SPECworkstation 3.0.2 Storage Benchmark
SPECworkstation benchmark is an excellent benchmark to test systems using workstation-type workloads. In this test, we only ran the Storage component, which is fifteen separate tests.
The WD Black SN850X 1TB is a good drive in SPECworkstation. The Product Development score is somewhat in the middle of the road, but the other four tests all turn in excellent results.
Sustained Write Performance
This is not necessarily a benchmark so much as trying to catch the post-cache write speed of the drive. While I am filling the drive with data to the 85% mark with ten simultaneous write threads, I monitor the drive for the write performance to dip to the lowest steady point and grab a screenshot.
The post-cache write speed on the SN850X comes in at 920 MB/s, which is good. Unfortunately, this is an area where the SN850X falls short of its predecessor, and there are plenty of drives with better long-term sustained write speed. With that said, 900+ MB/s sustained write should be good enough for almost everyone.
Direct Comparisons – Generations Compared
Since the WD Black SN850X is the successor to the original SN850, I wanted to pit the two side-by-side.
In general, the SN850X is faster than the original SN850. The original SN850 manages to notch victories in portions of Anvil and AS SSD testing, while the SN850X claims victory in everything else.
We monitored the idle and maximum temperature during testing with HWMonitor to get some idea of the thermal performance and requirements of the drive. Please remember that our test bench is an open frame chassis in a 22C room, but with no direct airflow. As a result, this is not representative of a cramped low airflow case and is instead intended to model temperatures of a drive ‘on its own’.
There is a reason this drive has an option to order it with a heatsink. 77C under sustained writes is pretty toasty. You will want a heatsink of some kind and preferably some airflow if you are going to hit this drive hard. Many motherboards include heatsinks.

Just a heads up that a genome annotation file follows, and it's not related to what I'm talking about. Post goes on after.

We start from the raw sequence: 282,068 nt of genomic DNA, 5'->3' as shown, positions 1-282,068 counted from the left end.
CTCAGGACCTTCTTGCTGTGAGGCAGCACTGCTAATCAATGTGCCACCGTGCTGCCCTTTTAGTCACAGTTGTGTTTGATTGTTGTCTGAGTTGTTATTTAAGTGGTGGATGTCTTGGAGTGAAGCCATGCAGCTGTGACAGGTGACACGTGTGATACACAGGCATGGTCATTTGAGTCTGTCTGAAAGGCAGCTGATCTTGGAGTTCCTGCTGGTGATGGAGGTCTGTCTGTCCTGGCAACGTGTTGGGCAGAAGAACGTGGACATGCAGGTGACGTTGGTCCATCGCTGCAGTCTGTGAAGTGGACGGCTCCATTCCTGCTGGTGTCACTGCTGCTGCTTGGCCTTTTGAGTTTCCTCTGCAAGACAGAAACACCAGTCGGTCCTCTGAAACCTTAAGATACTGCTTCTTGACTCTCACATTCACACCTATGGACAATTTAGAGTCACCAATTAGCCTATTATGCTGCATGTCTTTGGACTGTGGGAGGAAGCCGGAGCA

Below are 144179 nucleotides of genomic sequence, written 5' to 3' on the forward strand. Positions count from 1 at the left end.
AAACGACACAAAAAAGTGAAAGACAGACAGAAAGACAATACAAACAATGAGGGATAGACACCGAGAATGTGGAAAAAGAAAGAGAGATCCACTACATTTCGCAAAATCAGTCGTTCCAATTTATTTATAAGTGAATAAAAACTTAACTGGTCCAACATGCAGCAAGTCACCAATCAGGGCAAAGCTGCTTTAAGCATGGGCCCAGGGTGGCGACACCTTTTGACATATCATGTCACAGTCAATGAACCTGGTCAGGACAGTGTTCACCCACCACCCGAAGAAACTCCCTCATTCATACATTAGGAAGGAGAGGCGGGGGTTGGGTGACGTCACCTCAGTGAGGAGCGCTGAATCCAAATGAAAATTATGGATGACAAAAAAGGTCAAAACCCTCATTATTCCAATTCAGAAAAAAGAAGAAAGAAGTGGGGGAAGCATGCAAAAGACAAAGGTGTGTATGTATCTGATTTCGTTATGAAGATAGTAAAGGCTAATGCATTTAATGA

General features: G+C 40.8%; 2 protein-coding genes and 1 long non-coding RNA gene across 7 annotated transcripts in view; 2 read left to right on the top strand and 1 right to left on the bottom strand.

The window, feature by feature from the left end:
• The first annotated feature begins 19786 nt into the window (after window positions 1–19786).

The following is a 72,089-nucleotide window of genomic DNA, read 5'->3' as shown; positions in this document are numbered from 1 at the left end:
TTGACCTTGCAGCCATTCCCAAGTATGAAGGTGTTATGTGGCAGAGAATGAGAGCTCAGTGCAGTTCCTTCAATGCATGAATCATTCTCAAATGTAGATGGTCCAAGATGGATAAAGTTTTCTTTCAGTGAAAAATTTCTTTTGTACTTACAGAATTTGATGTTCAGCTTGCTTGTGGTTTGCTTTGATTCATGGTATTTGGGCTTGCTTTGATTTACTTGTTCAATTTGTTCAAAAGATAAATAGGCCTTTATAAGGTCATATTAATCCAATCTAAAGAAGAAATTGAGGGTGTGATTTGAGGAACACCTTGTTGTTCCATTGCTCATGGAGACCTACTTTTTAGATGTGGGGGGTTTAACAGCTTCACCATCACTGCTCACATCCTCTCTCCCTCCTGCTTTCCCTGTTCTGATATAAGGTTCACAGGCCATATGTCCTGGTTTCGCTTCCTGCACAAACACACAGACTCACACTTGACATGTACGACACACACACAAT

Without a heatsink, the WD Black SN850X 1TB drive is currently $130 on Amazon and $150 for the heatsink model. This pricing is fairly in line with competitors, with the Samsung 980 Pro 1TB at $140 with a heatsink and the Rocket 4 Plus heatsink model at $160 with a heatsink and $220 without one on Amazon. Additionally the original SN850 with a heatsink is still available for $130. I think the price point for the SN850X is fine, though it certainly is not an aggressive one.
The WD Black SN850X is a good drive. I would buy one, assuming the price is right. At the high end, the SN850X goes into a pool of drives like the Rocket 4 Plus, 980 Pro, Platinum P41, and FireCuda 530 that I consider essentially interchangeable. That is very good company to keep, and I would make my purchasing decisions mostly based on price within that group. So if you are in the market for a high-performance Gen 4 drive, you owe it to yourself to consider the WD Black SN850X.
The factor two difference in sustained write between this and SSDs with otherwise similar performance makes me think more attention should be given to this metric.
Compared to cache sizes that have been tuned to popular benchmarking tools, sustained write performance might be a more meaningful number, especially if one is rebuilding a ZFS storage pool, mirror RAID or even BTRFS.
With heatsinks less expensive then without… Feels like being scammed….
I bought one of these, and I find that simply does not work under linux (at least on my X570 motherboard with Ryzen 5950X) due to power/sleep state issues. I’ve replaced it with a Rocket 4 Plus, and I’m still hoping to repurpose the SN850X elsewhere…
One nice thing about this series of drives is unlike the Samsung 9×0 Plain/Evo/Pro consumer line of SSDs the WD Black line can be reformatted with 4K LBA instead of 512. In certain applications this has dramatic benefits. I note that neither latency nor CPU usage appears in the review, and those are two things you would expect to improve with a larger logical block.
For example, my WD vs. Samsung SSD in the same system, QD=1 single-threaded random reads, I get 89% more IOPS on the WD, with one third the latency (11µs vs. 30µs at the median) with only 31% more CPU used (that is, 24% *less* CPU per IO).
On the other hand the WD runs out of gas earlier. The Samsung with more internal parallelism can hit 800k IOPS with 8 threads and QD=8, while the WD runs out of juice at 450k IOPS at 8 threads regardless of queue depth. So there are tradeoffs in both these controller architectures.
The SN850X saved 1 degree and lost 25% of the sustained performance compared to the older SN850. It makes no difference for daily usage, but when cloning drives frequently, wasting 25% more time is out of the question.
Thank you Will for including all the latest 1TB drives in your review. I had to check older reviews to see the temperature of the rest of the drives. Hope you’ll include all of them in future reviews.